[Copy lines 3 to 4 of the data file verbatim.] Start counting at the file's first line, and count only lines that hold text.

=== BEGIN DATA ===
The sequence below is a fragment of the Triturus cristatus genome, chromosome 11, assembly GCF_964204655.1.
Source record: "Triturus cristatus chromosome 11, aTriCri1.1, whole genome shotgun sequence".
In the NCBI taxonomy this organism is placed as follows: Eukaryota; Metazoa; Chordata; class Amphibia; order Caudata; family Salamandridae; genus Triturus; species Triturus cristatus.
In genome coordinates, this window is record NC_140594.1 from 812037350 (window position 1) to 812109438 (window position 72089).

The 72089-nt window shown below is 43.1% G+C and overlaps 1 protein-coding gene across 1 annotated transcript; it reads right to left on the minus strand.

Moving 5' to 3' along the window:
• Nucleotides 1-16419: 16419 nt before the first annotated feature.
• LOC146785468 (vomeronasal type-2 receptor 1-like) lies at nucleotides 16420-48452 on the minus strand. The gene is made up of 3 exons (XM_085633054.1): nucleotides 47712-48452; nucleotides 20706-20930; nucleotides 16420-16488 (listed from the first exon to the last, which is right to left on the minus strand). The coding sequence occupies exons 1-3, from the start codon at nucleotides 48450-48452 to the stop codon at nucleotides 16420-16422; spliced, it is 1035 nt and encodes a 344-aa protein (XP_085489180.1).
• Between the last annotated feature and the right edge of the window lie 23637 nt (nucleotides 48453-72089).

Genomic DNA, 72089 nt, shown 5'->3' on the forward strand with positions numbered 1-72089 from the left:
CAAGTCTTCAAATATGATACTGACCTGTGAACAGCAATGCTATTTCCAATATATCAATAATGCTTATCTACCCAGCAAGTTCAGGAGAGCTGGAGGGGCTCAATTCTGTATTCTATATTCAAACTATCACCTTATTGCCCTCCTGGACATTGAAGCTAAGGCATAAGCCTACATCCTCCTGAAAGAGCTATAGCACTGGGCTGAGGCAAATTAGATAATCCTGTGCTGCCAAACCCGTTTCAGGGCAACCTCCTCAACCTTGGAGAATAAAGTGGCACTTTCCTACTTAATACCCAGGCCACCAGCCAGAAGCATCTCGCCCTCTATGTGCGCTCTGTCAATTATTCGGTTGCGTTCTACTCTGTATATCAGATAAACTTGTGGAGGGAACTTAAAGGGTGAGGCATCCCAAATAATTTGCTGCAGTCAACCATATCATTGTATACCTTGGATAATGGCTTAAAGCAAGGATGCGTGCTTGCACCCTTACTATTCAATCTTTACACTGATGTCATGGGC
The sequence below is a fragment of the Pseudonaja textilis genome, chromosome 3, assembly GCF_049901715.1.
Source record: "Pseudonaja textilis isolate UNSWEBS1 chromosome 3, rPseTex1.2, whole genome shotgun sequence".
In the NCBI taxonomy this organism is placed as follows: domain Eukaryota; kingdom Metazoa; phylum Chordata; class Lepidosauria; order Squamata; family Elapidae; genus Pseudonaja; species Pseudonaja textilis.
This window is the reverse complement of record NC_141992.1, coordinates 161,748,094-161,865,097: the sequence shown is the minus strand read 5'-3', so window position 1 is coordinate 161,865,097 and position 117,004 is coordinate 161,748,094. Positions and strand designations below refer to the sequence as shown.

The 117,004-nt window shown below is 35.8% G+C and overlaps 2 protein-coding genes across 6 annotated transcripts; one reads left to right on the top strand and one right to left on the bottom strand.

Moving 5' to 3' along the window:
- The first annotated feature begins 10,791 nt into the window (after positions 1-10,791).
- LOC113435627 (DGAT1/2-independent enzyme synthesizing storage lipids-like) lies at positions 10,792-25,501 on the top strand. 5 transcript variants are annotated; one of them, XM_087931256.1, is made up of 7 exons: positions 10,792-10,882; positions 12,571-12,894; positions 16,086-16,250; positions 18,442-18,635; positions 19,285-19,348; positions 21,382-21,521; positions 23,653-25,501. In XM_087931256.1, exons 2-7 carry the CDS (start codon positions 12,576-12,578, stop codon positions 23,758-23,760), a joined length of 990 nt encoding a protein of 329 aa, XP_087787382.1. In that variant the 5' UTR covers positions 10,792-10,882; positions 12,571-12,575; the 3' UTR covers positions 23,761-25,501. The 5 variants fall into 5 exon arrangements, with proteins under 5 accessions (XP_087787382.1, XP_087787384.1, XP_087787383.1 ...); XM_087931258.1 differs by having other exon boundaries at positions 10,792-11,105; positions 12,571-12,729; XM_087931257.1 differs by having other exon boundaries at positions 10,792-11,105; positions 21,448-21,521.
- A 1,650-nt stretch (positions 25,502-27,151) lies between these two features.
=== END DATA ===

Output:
In the NCBI taxonomy this organism is placed as follows: Eukaryota; Metazoa; Chordata; class Amphibia; order Caudata; family Salamandridae; genus Triturus; species Triturus cristatus.
In genome coordinates, this window is record NC_140594.1 from 812037350 (window position 1) to 812109438 (window position 72089).